Â And normally, we'd expect this set-expression to be fixed, right?

Â We can't have unfixed set-expressions here.

Â But if we do, then it's actually going to end up doing something behind the scenes,

Â which can cause you some difficulties if you don't know what's going on.

Â We'll talk about that more in the relations

Â mandates in the option types section.

Â So an alternate syntax.

Â When you have two or more generators that use the same set is, we can have this v1,

Â v2 in set-expression, which is just shorthand for having v1 in set-expr,

Â followed by v2 in set-expr.

Â 7:29

Basically, you give a value to variable generator1.

Â With that, you can give a value to the variable of the generator2.

Â You keep doing that until you hit the end of all the generators.

Â And then you evaluate this Boolean expression with all those

Â generator values.

Â And if it evaluates to true you'd generate this expression here,

Â given the values that the generator builds.

Â Then you try the next value for the last generator.

Â 7:55

And you evaluate, again, this bool expression,

Â just check where they're called.

Â And generate a name and an expression in your array.

Â When that generator is exhausted, right, then you try the next or

Â last value for the previous generator.

Â And keep doing this until all the generators are exhausted.

Â But let's think about this on the simple example.

Â Here's a set comprehension.

Â But basically, we're going to do the array comprehension and

Â then convert it into a set because that's exactly how that goes.

Â 8:25

Now i takes its first value, which is 1 and

Â j takes its first value, which is 1 and then we test, is i less than j?

Â That doesn't hold, so we go back to j, which is the last generator.

Â We take its second value, which is 2.

Â Is i less than j, yes it does hold, so we're going to generate 1 + 2.

Â 8:45

Then, we're going to try the next value for j, which is 3.

Â Does this test hold?

Â Yes, it does.

Â We get 1 + 3 and I get the next value for j which is 4.

Â Does this hold? Yes, it does, we're going to get 1 + 4.

Â Now we exhausted all possible values for j.

Â We're going to have to go back to the next value for i which is 2.

Â So we try i is 2, j is 1, fails its test.

Â j is 2, also fails its test, j is 3, passes this test.

Â So we generate 2 + 3 and then we try j is 4, passes this test, we get 2 + 4.

Â 9:19

We've exhausted all the values for j, so we go back to the value for i.

Â Now we have the value for i is 3.

Â And we try j as 1, fails the test, j as 2, fails the test, j as 3, fails the test,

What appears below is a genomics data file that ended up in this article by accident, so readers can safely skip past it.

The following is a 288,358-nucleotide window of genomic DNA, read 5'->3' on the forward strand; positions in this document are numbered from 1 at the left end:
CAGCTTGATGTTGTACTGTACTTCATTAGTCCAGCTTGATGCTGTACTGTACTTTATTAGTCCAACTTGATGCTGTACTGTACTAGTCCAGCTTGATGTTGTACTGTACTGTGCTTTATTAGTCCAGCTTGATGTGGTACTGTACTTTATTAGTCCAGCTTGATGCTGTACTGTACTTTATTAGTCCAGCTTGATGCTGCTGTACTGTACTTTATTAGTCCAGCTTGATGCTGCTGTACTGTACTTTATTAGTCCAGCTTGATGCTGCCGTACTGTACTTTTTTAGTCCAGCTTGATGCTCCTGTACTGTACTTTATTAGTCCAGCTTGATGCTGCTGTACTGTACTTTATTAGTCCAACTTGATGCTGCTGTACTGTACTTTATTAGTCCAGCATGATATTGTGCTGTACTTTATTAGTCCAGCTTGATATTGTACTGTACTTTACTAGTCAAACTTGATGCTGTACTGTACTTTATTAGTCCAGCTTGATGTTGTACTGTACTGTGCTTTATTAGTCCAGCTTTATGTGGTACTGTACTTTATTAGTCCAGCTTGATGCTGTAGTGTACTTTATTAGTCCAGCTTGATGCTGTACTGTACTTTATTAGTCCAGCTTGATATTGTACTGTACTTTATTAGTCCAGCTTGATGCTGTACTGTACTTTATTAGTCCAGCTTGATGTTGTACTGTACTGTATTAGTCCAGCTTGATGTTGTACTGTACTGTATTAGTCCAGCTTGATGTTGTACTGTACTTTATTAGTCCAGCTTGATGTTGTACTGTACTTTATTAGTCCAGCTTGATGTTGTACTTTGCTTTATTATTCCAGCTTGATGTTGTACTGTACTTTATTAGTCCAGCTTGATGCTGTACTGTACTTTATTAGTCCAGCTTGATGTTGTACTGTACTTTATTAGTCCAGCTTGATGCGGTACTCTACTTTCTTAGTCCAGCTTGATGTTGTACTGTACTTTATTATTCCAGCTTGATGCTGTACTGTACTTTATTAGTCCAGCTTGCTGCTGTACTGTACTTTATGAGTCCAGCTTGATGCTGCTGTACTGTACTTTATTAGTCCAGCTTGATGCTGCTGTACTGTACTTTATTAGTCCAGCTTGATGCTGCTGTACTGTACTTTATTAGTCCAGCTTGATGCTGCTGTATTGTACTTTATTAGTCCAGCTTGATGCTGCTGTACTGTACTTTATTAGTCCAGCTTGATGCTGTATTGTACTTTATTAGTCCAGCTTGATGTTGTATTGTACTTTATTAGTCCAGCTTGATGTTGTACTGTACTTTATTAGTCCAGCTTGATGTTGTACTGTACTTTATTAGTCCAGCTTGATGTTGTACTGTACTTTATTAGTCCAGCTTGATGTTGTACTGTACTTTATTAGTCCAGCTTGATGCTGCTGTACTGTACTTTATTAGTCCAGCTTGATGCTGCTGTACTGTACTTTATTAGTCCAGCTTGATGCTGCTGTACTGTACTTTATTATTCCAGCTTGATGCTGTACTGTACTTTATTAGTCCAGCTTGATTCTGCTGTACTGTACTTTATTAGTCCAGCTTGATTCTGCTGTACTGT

Â j as 4, passes the test.

Â So we can write 3 + 4, we've run out of ways for j,

Â we go back to i, and take it to 4.

Â Try all the ways for j and none of them pass this test, so we can write nothing.

Â We've run out of values for j.

Â We'll also run out of values for i, so we finish.

Â So all together these were the elements we generated.

Â These are basically pairs of i and j which passed this test.

Â But of course because it's a set comprehension, even though we have

Â two ways of getting 5 here, the set only has one copy of the value 5.

Â Let's have a look at an array comprehension, a more complicated one.

Â So we're building up this array of integers where we have taken i from

Â the set primes, and we've taken j in the valuation i minus 1 to 6.

Â And we're going to keep all the i, j pairs if you sum them up, you get an odd number.

Â So you think about how this works.

Â i takes its first value, 2, and j will take its first value,

Â which would be 1 and 1 to 6, so it would make 1.

Â Now 2 + 1 is odd, so we're going to generate this absolute value of 2- 1,

Â this expression here.

Â Now we'll try j is 2 but

Â this will fail this test because we sum them up we get an even number.

Â So then we'll take j is 3, we'll pass this test so we get this expression.

Â Then we'll take 4, we'll fail, 5 we'll succeed, getting this.

Â 6, we'll again fail the test and we'll finish all the values in j.

Â We'll go back to i and we'll take it to the next which is 3,

Â j will take variation 2 to 6.

Â We get 3- 2, 3- 4, and

Â the value of 3- 6 as the three cases where we pass this test.

Â And with these all j we go back to i, take them back from 5.

Â j's going to take values from 4 to 6 and we take the ones where that

Â adds up to an odd number which is 5 and 4, and 5 and 6.

Â Generate one copy of this expression for each of those and

Â we go back i takes the value 7 or you can take those j in rank 6 which is only 1.

Â It passes this test, so we get this one, then we go back and i takes a value of 11.

Â And then we're going to try j in the values 10 to 6, which is an empty range.

Â 11:49

There are no numbers in between 10 and 6, so

Â we're going to generate nothing, i is 13.

Â We're going to generate nothing.

Â Overall, these are all the expressions we're going to generate, and of course,

Â we're going to evaluate them all.

Â We get this array, right, and of course, this is not a set, so

Â the order of the array elements matters.

Â We can't move.

Â All right, let's look at another example of using arrays.

Â And here I've got a two-dimensional array which has five columns and two rows.

Â What is the result of this expression?

Â All right, I'm taking c of j, i,

Â there I'm iterating over the columns first, and then the rows.

Â And then I'm going to coerce it into a two-dimensional array with five rows and

Â two columns.

Â 12:38

So the first thing to think of is what does this expression here do?

Â Well, it says let's say i is 1 and j is 1 so we're going to get the first,